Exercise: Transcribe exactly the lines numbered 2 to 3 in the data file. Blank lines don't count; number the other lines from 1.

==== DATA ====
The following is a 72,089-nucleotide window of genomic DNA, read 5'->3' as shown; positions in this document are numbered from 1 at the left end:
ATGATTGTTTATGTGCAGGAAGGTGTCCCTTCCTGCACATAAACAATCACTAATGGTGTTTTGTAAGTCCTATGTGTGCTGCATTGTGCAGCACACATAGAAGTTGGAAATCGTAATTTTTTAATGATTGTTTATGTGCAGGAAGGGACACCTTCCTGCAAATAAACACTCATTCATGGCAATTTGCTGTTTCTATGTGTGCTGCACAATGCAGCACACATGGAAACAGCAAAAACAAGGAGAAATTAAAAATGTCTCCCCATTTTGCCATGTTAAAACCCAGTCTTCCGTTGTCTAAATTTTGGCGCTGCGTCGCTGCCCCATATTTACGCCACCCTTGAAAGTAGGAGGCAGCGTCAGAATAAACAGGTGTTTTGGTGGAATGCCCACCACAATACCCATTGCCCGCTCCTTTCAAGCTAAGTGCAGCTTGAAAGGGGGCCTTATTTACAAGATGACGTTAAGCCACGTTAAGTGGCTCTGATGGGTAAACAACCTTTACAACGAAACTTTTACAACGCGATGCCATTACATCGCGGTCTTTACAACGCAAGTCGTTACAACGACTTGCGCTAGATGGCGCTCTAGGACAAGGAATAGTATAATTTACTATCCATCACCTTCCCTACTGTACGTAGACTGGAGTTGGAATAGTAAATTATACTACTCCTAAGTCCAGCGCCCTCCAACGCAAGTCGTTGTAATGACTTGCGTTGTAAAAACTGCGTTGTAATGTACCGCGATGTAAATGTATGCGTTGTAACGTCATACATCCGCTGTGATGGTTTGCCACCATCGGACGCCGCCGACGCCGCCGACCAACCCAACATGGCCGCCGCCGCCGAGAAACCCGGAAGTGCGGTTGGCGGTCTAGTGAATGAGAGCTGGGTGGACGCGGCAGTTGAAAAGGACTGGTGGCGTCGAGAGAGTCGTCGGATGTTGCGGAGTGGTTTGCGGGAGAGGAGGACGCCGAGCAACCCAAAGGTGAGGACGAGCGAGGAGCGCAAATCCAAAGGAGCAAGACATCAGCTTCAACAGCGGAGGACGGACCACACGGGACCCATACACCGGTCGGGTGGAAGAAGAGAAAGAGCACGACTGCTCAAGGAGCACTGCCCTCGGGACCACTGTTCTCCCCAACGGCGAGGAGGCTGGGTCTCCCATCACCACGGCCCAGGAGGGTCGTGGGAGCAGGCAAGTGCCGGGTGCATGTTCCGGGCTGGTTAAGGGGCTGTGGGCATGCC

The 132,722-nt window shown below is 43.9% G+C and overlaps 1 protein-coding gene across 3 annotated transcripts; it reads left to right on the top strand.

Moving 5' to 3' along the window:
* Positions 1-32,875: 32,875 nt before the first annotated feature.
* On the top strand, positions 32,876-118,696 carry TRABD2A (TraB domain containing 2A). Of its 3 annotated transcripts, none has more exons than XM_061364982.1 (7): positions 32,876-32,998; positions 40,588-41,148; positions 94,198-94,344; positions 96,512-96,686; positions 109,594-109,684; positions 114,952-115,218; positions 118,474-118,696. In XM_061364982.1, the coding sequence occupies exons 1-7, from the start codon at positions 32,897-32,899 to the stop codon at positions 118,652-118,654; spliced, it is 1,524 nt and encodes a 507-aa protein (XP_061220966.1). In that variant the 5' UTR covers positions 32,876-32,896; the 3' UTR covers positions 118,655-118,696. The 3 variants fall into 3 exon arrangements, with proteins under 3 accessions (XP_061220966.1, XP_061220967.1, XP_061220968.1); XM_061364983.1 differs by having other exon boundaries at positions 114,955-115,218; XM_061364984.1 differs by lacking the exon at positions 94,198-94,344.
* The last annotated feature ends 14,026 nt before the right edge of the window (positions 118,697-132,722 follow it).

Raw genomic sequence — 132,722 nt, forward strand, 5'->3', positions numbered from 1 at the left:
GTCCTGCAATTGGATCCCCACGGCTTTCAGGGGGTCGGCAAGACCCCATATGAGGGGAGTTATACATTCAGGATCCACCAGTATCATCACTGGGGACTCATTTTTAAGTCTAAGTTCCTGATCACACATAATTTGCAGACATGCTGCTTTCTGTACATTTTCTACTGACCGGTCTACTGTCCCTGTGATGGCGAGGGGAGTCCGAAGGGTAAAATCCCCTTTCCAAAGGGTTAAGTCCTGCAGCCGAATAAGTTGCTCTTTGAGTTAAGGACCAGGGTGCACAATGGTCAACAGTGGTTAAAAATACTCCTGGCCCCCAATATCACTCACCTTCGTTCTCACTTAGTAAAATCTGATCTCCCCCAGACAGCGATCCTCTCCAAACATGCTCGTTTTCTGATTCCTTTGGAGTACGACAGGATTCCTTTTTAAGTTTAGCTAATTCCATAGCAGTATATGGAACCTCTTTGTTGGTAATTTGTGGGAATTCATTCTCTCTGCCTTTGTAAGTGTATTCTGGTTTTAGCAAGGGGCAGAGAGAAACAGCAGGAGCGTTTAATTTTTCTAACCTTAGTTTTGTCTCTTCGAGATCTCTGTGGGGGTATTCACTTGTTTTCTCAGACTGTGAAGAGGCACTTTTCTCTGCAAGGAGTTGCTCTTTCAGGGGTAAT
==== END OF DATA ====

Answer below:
ATGATTGTTTATGTGCAGGAAGGTGTCCCTTCCTGCACATAAACAATCACTAATGGTGTTTTGTAAGTCCTATGTGTGCTGCATTGTGCAGCACACATAGAAGTTGGAAATCGTAATTTTTTAATGATTGTTTATGTGCAGGAAGGGACACCTTCCTGCAAATAAACACTCATTCATGGCAATTTGCTGTTTCTATGTGTGCTGCACAATGCAGCACACATGGAAACAGCAAAAACAAGGAGAAATTAAAAATGTCTCCCCATTTTGCCATGTTAAAACCCAGTCTTCCGTTGTCTAAATTTTGGCGCTGCGTCGCTGCCCCATATTTACGCCACCCTTGAAAGTAGGAGGCAGCGTCAGAATAAACAGGTGTTTTGGTGGAATGCCCACCACAATACCCATTGCCCGCTCCTTTCAAGCTAAGTGCAGCTTGAAAGGGGGCCTTATTTACAAGATGACGTTAAGCCACGTTAAGTGGCTCTGATGGGTAAACAACCTTTACAACGAAACTTTTACAACGCGATGCCATTACATCGCGGTCTTTACAACGCAAGTCGTTACAACGACTTGCGCTAGATGGCGCTCTAGGACAAGGAATAGTATAATTTACTATCCATCACCTTCCCTACTGTACGTAGACTGGAGTTGGAATAGTAAATTATACTACTCCTAAGTCCAGCGCCCTCCAACGCAAGTCGTTGTAATGACTTGCGTTGTAAAAACTGCGTTGTAATGTACCGCGATGTAAATGTATGCGTTGTAACGTCATACATCCGCTGTGATGGTTTGCCACCATCGGACGCCGCCGACGCCGCCGACCAACCCAACATGGCCGCCGCCGCCGAGAAACCCGGAAGTGCGGTTGGCGGTCTAGTGAATGAGAGCTGGGTGGACGCGGCAGTTGAAAAGGACTGGTGGCGTCGAGAGAGTCGTCGGATGTTGCGGAGTGGTTTGCGGGAGAGGAGGACGCCGAGCAACCCAAAGGTGAGGACGAGCGAGGAGCGCAAATCCAAAGGAGCAAGACATCAGCTTCAACAGCGGAGGACGGACCACACGGGACCCATACACCGGTCGGGTGGAAGAAGAGAAAGAGCACGACTGCTCAAGGAGCACTGCCCTCGGGACCACTGTTCTCCCCAACGGCGAGGAGGCTGGGTCTCCCATCACCACGGCCCAGGAGGGTCGTGGGAGCAGGCAAGTGCCGGGTGCATGTTCCGGGCTGGTTAAGGGGCTGTGGGCATGCC

The 132,722-nt window shown below is 43.9% G+C and overlaps 1 protein-coding gene across 3 annotated transcripts; it reads left to right on the top strand.